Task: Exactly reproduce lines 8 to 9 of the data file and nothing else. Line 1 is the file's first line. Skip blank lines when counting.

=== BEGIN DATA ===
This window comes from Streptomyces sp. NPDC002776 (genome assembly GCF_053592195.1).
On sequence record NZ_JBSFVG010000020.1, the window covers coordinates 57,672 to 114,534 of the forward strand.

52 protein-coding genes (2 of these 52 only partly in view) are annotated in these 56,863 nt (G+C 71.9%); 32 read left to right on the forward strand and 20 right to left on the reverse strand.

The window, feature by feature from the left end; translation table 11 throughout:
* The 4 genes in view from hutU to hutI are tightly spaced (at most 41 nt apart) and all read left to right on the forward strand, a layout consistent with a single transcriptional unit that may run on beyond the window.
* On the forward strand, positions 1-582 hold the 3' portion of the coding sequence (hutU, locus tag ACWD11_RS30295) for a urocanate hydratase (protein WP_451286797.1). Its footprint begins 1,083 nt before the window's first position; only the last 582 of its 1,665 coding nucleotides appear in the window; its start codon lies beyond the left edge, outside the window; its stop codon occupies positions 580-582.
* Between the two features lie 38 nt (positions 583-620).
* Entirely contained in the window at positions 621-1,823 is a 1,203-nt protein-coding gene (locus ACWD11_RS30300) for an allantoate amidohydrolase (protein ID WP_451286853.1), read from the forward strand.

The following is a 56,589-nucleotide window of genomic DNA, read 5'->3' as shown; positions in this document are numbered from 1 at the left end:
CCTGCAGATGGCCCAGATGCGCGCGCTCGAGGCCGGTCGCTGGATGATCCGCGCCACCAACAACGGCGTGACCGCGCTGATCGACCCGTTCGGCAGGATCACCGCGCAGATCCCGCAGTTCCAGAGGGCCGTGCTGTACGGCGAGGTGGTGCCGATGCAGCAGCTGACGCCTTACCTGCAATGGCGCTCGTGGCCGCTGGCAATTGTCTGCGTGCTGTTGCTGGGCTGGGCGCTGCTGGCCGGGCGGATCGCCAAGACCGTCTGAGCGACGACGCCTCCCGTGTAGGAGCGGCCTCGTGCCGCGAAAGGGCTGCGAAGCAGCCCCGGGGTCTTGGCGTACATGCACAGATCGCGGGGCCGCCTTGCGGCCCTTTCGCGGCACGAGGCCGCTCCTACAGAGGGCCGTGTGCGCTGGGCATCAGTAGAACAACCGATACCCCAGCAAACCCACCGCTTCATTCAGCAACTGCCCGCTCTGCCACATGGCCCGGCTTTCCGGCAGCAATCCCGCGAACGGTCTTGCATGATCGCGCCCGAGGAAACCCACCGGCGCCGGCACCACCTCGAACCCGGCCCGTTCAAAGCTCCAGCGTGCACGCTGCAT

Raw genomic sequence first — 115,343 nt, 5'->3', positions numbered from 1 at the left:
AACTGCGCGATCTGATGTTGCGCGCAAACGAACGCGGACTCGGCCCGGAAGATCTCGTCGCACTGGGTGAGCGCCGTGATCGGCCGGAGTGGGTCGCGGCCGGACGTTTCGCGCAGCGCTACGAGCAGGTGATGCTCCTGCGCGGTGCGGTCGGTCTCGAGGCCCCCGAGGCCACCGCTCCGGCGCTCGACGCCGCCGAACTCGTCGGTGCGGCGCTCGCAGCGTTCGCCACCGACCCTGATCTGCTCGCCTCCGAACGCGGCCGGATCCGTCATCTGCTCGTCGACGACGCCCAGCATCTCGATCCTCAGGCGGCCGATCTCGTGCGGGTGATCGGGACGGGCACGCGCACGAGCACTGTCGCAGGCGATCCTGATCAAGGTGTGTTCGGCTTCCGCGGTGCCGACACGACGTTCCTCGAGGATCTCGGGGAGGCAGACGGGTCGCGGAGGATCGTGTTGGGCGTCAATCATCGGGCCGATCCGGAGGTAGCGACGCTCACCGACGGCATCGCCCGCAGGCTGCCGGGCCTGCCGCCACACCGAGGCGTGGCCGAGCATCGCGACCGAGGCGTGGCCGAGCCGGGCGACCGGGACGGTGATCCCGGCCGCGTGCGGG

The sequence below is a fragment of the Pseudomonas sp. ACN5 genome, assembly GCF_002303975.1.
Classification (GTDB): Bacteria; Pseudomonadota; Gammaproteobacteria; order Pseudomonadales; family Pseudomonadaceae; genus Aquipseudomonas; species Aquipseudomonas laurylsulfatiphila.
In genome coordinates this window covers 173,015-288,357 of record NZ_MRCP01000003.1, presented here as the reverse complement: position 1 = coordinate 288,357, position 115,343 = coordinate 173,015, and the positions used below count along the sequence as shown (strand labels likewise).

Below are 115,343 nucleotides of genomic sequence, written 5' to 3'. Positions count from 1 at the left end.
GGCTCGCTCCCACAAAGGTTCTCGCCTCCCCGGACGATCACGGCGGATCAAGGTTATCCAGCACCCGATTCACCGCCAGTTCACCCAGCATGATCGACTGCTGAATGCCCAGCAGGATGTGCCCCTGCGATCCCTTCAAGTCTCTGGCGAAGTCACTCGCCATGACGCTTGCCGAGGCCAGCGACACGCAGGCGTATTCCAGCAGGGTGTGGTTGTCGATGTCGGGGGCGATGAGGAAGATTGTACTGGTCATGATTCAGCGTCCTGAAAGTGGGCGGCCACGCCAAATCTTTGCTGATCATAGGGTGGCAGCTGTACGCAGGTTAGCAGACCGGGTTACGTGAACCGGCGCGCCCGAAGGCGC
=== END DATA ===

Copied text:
* Entirely contained in the window at positions 621-1,823 is a 1,203-nt protein-coding gene (locus ACWD11_RS30300) for an allantoate amidohydrolase (protein ID WP_451286853.1), read from the forward strand.

The following is a 56,589-nucleotide window of genomic DNA, read 5'->3' as shown; positions in this document are numbered from 1 at the left end: